What information can you share about the PAAB HCP campaign?
The PAAB HCP campaign will launch in October 2020. The intent is to raise awareness with healthcare professionals about who PAAB is, what we do, why it should matter to them, and how they can get involved. Healthcare professionals will see our ads in journals and online.
What do you want the PAAB HCP campaign to accomplish over the long term?
1. Promote the perceived value of advertising targeted to HCPs
2. Promote the relevance and importance of the work PAAB does
3. Promote collaboration between PAAB and HCPs to drive continuous system-wide improvements
What are things HCPs should know about PAAB?
1. We are a not-for-profit organization. It is the health and safety of Canadians that drives us.
2. We deliver the only preclearance service recognized by Health Canada for advertising directed to healthcare professionals and for industry-generated patient information distributed by HCPs.
3. The PAAB logo indicates that HCPs can trust that the healthcare ad or promotional tool has undergone a rigorous and independent review process.
4. PAAB has a long track record. It was established in 1976.
5. HCPs can get involved with PAAB. We hope to involve HCPs in speaker circuits, advisory committees, and also to make them aware that they can make a complaint if they have concerns over a particular healthcare ad or promotional tool.
What should it mean to an HCP when the PAAB logo is affixed to promotional information about healthcare products?
It indicates that HCPs can trust that the healthcare ad or promotion tool has undergone a rigorous and independent review process.
This is important because high-quality information is at the core of state-of-the-art patient care.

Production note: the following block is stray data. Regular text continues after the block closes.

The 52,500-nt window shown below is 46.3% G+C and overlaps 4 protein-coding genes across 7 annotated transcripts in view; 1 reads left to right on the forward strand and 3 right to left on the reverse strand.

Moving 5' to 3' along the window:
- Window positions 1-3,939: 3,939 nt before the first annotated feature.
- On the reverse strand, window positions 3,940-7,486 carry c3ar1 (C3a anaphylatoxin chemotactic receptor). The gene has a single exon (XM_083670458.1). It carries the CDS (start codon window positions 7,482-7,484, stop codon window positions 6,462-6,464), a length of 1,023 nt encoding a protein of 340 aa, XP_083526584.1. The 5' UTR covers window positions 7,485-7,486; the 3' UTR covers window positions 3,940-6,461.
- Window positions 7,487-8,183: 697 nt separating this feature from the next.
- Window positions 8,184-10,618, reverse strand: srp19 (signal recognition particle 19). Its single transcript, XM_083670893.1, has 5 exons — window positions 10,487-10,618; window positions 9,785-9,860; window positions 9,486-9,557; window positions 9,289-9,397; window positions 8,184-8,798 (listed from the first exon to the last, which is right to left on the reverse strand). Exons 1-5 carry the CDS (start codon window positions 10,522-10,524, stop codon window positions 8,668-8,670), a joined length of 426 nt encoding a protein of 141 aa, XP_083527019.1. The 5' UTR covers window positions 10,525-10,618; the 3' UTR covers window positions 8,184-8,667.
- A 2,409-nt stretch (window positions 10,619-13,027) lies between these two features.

Why is the PAAB logo changing?
PAAB wanted to make the logo identify promotional information that has been independently reviewed to support the health and safety of Canadians. With the addition of the word “reviewed by”, it readily implies that the content has been looked at. If somebody forgets what the PAAB logo stands for, reading these words within the logo may trigger its meaning. Also, we added a checkmark to emphasize that the ad was checked against the high standards of the PAAB Code. The iconic Canadian maple leaf sprouts out of the green checkmark to symbolize the fact that information that meets high standards supports the health of Canadians.
Who came up with the new logo?
Jennifer Carroll, a Senior Reviewer of Communications at PAAB, chaired a committee consisting of multiple stakeholders. There was representation from design agencies, manufacturers, healthcare professionals, and patients. These team members shared their unique expertise and together came up with the new PAAB logo. We are grateful for their involvement and participation in this important goal of PAAB.
Here is a list of the new PAAB logo committee members;
|Name||Type and place of work||Representation|
|Jennifer Carroll (CHAIR)||Senior Reviewer of Communications, PAAB||PAAB|
|Lisa Barbusci||Managing Director, CDM Montreal||Agency|
|Guillaume Chapdelaine||Digital and Commercial Operations, Merck||Manufacturer|
|Mathew Cooper||Key account manager, Pfizer||Manufacturer|
|Dorothy Czylyski||Head of Health, No Fixed Address||Agency|
|Angela Hickman||Senior copywriter, Lemieux Bedard||Agency|
|Randy Levitt||Director Pharmacovigilance and Medical Affairs, Paladin Labs||Manufacturer|
|Patrick Massad||Commissioner, PAAB||HCP & PAAB|
|Erin Musgrave||RN, Diabetes educator||HCP|
|Christine O’Reilly||President, CORE||Agency|
|Dr. Ahmed Saber||HLS Therapeutics||HCP & Manufacturer|
|Ed Voltan||CEO, CHMN||Patient & Publisher|